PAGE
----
In today’s media, when we hear about concussions and their significance we are almost always discussing their relationship to male football players. What we very rarely see, is information regarding the high rates of concussions in female athletes. Particularity the high concussion rates in female soccer, basketball, and softball players.

Wildcat poster that hangs outside of St. Kate’s soccer field.


In order to more fully understand why this phenomenon occurs it is important that we have a clear definition of what a concussion is. According to the National Athletic Training Association (NATA), “A concussion is a clinical syndrome characterized by immediate and transient impairment of neural functions, such as alteration of consciousness, disturbance of vision, equilibrium, etc., due to mechanical forces.” This is significant to soccer and basketball players because of the recurrent actions that put their head and neck at risk. Soccer players, for example, are prone to head injuries because of their prevalent use of headers in practices and games.


It is important to note that in these sports female athletes are at a significantly higher risk of brain injury then males. According to the National Collegiate Athletic Association (NCAA), female soccer players have a 2.1 higher risk than men. Softball players have a 3.2 higher risk of concussions in comparison to baseball players. And basketball players have up to 1.7 times greater risk.

St. Kate’s softball field that was recently updated.


Saint Kate’s athletic department is required to follow a particular set of rules and regulations put forth by the NCAA. One such requirement is a pre-athletic activity baseline concussion test. Each athlete from all sports must meet with the athletic trainer before any activities involved in their particular sport begin.


This baseline test is conducted by making the athletes preform different tests related to their cognitive function prior to any concussion symptoms. First, they are asked basic questions such as: name, date, and approximately what time it is. Then the test will go on to evaluate memory.


Participants are asked to repeat a set of words that the trainer has listed off. They are also asked to list the months backwards from December to January in order determine recall skills. From here, balance is tested by asking each athlete to stand on one foot with their eyes closed. Often the non-dominate foot is used for this test. Finally, each individual is asked to walk backwards down the length of the trainer’s distance ladder while walking heel to toe, this is done to see how long it takes and weather the individual can do it in a straight line.


After any sustained injury to the head, an athlete will be immediately pulled out of said game to perform these tests again to see if they are as cognitively on par as their original baseline test. If the individual fails the test they will not be allowed to return to any athletic activity until testing is done and the trainer gives them the all clear. It is also a St. Kate’s policy that after three concussions in a single season, that athlete will not be allowed to play for a year.


The athletic staff here at St. Kate’s, like Softball Head Coach, Colleen Powers, strongly expressed that “We especially want to make sure that we are taking great care of our athletes.”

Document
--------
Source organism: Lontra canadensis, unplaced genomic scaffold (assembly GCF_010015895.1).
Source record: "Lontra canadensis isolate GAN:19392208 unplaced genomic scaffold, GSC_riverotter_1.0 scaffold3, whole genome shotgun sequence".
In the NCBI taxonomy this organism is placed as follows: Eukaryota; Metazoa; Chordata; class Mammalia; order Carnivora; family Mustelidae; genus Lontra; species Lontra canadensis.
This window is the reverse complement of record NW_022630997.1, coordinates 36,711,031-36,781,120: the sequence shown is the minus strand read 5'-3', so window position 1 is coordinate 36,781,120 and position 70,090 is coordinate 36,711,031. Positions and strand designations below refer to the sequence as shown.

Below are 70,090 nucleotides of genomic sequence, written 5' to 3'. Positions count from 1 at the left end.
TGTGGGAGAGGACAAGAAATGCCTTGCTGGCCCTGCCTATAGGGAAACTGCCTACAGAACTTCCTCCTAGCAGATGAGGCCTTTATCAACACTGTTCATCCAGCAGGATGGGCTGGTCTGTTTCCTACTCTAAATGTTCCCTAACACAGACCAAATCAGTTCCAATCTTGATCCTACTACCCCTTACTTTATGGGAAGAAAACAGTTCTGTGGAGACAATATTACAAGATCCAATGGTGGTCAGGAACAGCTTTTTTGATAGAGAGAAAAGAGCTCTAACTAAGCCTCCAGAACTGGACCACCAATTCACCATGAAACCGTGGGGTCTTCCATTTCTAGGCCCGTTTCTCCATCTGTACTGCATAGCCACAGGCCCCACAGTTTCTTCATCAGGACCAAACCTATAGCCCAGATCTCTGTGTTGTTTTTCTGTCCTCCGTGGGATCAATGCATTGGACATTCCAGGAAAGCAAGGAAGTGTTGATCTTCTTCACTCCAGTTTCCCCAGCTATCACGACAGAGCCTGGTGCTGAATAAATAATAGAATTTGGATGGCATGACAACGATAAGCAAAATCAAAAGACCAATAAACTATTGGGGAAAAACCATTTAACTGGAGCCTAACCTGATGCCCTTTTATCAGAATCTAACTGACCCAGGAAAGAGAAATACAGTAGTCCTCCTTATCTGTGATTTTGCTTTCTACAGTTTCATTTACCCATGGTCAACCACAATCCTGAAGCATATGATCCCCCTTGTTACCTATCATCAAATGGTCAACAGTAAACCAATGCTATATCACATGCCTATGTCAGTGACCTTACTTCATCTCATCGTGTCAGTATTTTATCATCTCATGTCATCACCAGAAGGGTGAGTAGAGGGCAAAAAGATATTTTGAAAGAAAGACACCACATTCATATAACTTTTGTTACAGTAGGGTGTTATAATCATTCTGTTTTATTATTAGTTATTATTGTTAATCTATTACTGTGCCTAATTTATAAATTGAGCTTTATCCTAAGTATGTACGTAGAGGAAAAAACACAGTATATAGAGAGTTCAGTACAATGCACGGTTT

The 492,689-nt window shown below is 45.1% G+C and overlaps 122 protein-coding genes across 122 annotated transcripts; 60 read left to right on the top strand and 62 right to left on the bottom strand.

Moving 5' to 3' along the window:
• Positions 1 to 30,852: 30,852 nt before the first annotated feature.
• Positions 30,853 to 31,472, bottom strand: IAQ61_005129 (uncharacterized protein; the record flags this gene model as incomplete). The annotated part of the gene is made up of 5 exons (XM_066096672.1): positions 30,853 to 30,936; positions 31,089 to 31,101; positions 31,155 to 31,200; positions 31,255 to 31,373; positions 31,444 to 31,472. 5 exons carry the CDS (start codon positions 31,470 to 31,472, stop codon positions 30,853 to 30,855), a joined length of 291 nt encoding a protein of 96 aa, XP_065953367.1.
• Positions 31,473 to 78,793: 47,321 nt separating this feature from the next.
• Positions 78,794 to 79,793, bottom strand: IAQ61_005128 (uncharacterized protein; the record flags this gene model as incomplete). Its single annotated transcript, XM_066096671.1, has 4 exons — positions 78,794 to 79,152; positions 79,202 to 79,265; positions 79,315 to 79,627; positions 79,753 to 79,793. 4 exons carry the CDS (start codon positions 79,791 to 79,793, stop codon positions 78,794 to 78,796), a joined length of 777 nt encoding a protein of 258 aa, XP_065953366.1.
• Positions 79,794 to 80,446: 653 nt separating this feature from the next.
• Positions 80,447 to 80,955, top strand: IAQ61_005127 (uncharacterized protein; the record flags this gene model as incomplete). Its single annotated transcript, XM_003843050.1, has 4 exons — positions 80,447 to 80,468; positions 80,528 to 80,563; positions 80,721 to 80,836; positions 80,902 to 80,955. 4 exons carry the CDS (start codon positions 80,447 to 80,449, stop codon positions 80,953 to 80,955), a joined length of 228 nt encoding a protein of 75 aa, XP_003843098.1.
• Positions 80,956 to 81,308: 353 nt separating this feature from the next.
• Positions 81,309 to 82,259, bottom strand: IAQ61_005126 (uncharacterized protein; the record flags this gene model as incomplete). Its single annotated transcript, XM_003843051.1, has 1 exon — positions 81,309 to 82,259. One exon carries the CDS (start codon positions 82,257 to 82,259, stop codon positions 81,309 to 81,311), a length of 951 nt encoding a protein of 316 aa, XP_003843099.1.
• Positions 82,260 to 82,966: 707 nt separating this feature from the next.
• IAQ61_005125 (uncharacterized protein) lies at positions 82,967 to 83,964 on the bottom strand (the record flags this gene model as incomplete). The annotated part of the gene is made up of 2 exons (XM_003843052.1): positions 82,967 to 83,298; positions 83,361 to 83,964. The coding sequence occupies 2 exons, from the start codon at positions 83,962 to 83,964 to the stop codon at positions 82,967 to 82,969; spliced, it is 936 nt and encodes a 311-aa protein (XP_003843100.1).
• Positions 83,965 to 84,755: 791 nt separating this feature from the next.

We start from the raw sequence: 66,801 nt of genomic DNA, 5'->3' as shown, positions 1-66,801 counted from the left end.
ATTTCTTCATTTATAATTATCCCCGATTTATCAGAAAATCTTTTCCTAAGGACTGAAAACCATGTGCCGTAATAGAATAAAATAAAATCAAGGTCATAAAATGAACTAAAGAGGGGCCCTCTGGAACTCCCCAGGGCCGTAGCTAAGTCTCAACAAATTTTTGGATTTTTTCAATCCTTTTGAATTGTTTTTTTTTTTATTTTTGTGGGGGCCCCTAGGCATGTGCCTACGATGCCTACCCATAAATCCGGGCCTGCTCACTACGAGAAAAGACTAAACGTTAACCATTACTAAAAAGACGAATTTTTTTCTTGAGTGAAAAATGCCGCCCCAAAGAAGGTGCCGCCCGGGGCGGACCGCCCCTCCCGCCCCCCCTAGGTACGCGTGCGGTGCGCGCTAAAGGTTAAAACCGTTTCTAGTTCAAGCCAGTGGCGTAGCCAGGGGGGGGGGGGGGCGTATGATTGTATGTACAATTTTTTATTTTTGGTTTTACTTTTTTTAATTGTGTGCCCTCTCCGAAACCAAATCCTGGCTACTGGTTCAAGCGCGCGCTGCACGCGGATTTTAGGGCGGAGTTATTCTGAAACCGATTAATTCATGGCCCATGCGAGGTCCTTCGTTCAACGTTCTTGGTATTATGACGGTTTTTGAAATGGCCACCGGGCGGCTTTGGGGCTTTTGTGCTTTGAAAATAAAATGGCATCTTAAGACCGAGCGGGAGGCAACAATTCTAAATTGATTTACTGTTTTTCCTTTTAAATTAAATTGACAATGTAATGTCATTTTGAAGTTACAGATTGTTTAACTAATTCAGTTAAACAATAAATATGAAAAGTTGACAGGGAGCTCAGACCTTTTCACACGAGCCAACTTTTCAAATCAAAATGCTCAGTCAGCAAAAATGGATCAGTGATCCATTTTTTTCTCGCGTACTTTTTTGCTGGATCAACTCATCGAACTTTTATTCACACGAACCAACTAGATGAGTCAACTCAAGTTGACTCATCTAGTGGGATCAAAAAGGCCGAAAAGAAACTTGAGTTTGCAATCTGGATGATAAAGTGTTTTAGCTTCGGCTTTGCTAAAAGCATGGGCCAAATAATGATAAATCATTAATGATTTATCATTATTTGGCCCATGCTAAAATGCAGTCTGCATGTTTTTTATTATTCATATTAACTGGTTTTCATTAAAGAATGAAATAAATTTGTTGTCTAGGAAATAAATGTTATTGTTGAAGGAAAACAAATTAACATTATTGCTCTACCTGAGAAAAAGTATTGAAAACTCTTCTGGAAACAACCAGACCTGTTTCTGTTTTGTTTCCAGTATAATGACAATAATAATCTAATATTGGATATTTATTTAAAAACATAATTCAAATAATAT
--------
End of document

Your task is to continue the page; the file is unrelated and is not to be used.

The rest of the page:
Part of the reason why females are so susceptible to concussions is because of how different our brains and necks are to men. Biologically, females have weaker neck muscles than men. Along with this, a female’s brain functions differently during our childbearing years because of the hormones that our bodies produce in anticipation of creating a child.

St. Kate’s championship banners that hangs in the basketball court.


One particular hormone is called estradiol. Estradiol is directly linked to the migraines that women commonly experience during their cycle.  This is important because the brain reacts to a concussion in a similar way that it reacts to migraines. When you have a migraine, your brain produces a chemical reaction known as, “spreading depressions.” Spreading depressions are, “Waves of depressed electrical activity in the brain,” (National Collegiate Athletic Association). When you become concussed your brain acts in a similar way. This is dangerous because the chemicals in your brain will respond to this imbalance by producing side effects such as:


  • Visual loss
  • Difficulty speaking
  • Confusion
  • Vertigo
  • Loss of consciousness
  • Nausea and vomiting
  • Sleep disturbances or sleepiness


Understanding what concussions are and why they are so significant is extremely vital in finding and implementing preventative actions. At the high school and college levels you can see a significant spike in concussions. To help combat this, the Center for Disease Control has released a webpage with information and resources that coaches and athletes can use to ensure that during their active hours everyone is staying as safe and healthy as possible. For more information, please click HERE to inquire on this website.


Concussions are becoming an increasingly common phenomenon. For this reason, preventative action is of vital importance. Whether you are varsity athlete or a casual exerciser, it is extremely important to take care of yourself and understand your body’s limits. For coaches, -athletic administrators, and coordinators it is essential that athletes are taught the proper ways to handle situations that could potentially lead to injury. It is also of the upmost importance to properly diagnosis and treat a concussion if an accident were to occur. Preventing concussions is extremely important in eliminating the possibility of major health risks later in life.